Enver Korkmaz, Pinar, Tepebasi, Istanbul
Enver Korkmaz is a butcher in Tepebasi, a few streets of calm amidst Tarlabasi neighbourhood. He’s 28 and for the last eight years he’s run ‘Pinar’. His father set up the shop after migrating to Istanbul over 30 years ago from Erzincan, a town in eastern Turkey. Since the 60s/70s many others from Erzincan have settled here, amongst familiar faces. Men like Ishan, a local plumber, or Ali, an estate agent, both of whom knew Enver’s father (who died four years ago). They watched over Enver and his two brothers as they grew up. Shared roots and big hearts have made for a close-knit community, that feels different from the rest of Tarlabasi.
“Trust”, according to Enver is the mainstay of his business. He knows all of his customers and says they have a good relationship built on trust of his produce and his qualities as a neighbour, as one of them.
Open from 8am to 9pm, 7 days a week, Enver’s a major part of the street life. A customer can shout down an order from their apartment window, which he’ll prepare and deliver. There are customers who care to stay and chat for a while, over tea and a cigarette. He’ll ask some people to run errands for him, and his neighbours who’ll borrow his stools to sit outside. There are parents who ask Enver to keep an eye on their children playing on the street. Households entrust him with their keys. Some even leave him the key to their strongbox.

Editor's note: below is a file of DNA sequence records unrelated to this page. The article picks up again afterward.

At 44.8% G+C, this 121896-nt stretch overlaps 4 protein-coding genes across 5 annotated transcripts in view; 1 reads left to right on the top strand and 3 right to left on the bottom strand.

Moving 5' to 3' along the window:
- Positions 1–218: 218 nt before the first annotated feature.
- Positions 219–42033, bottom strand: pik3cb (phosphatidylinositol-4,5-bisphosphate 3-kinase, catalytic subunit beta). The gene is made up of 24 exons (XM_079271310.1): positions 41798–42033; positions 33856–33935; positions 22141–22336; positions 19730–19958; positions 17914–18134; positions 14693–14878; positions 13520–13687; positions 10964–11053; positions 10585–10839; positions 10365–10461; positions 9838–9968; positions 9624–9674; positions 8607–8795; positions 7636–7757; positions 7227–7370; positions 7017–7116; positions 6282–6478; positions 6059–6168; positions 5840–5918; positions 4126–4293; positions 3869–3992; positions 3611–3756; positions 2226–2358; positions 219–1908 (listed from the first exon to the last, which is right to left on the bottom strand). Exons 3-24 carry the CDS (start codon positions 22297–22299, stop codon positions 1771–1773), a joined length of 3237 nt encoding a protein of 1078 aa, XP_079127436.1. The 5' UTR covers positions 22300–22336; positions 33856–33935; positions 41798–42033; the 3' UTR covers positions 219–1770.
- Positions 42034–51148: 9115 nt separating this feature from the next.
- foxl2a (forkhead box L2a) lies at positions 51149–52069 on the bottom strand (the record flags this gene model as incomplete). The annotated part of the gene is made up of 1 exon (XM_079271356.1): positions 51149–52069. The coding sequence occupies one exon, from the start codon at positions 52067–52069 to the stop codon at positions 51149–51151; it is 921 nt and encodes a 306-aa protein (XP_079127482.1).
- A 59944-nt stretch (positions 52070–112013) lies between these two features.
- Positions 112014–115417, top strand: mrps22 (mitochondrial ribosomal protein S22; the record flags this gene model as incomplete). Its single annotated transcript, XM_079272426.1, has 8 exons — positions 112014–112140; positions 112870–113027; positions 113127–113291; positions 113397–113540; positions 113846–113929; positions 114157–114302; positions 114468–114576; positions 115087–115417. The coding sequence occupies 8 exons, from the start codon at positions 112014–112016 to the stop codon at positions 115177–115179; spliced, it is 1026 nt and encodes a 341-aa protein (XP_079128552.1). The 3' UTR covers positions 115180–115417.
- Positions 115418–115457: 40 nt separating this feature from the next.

Enver accepted our invitation to make a project, that would bring together these various groups (and others) for photographs. We reasoned that by recognising these groups, we wanted to show how ‘trust’ in its various guises was important to the community, and reveal the unique social bonds created by Enver.
We sat all day, for a few days, outside the shop, chatting with neighbours, making friends. We made diplomatic visits to other local shops, and to the men who frequent the local tea shop, to talk about the project. We debated points of view like, “if the British Government can manipulate 1 million people on to the streets of Tehran, why should we be trusted to photograph Tepebasi?”
A few days later, we started to take photographs for people that they wanted, of their children and families, and of the local teashop, to help build trust around our intentions.
There were some problems. Primarily when a local (mis) informed the police, who then questioned Enver. They warned him not to work with us, saying we worked for an international organization conspiring to damage the community. Enver needed some reassurance, and letter confirming our identity from Platform Garanti did the trick. He showed it the police the second time they visited and said we are doing the photos.
People where naturally concerned as to how we as foreigners would try to represent them. Some also spoke of other problems that threaten the community and some of the safeguards taken. For example, local landlords have an informal agreement, that rents here are twice as much as a few streets away in Tarlabasi, to help defend against the encroachment of drugs, prostitution and other ‘undesirables’. Gentrification is also an issue. Relatively cheap buildings, it’s prime location near the city centre, and the attractive renovation opportunities, making Tepebasi a prime site for ‘gentrification’.
Whilst some enterprising locals let out rooms, apartments or buildings, which they bought when prices were low, not everyone has the same resources. Enver says he doesn’t want to live or work anywhere else, and with his shop, he can be confident in his chances of staying put. However, some in the community will be priced out, and like the Greeks who once dominated this neighbourhood in the 1950s, will have to find a home elsewhere.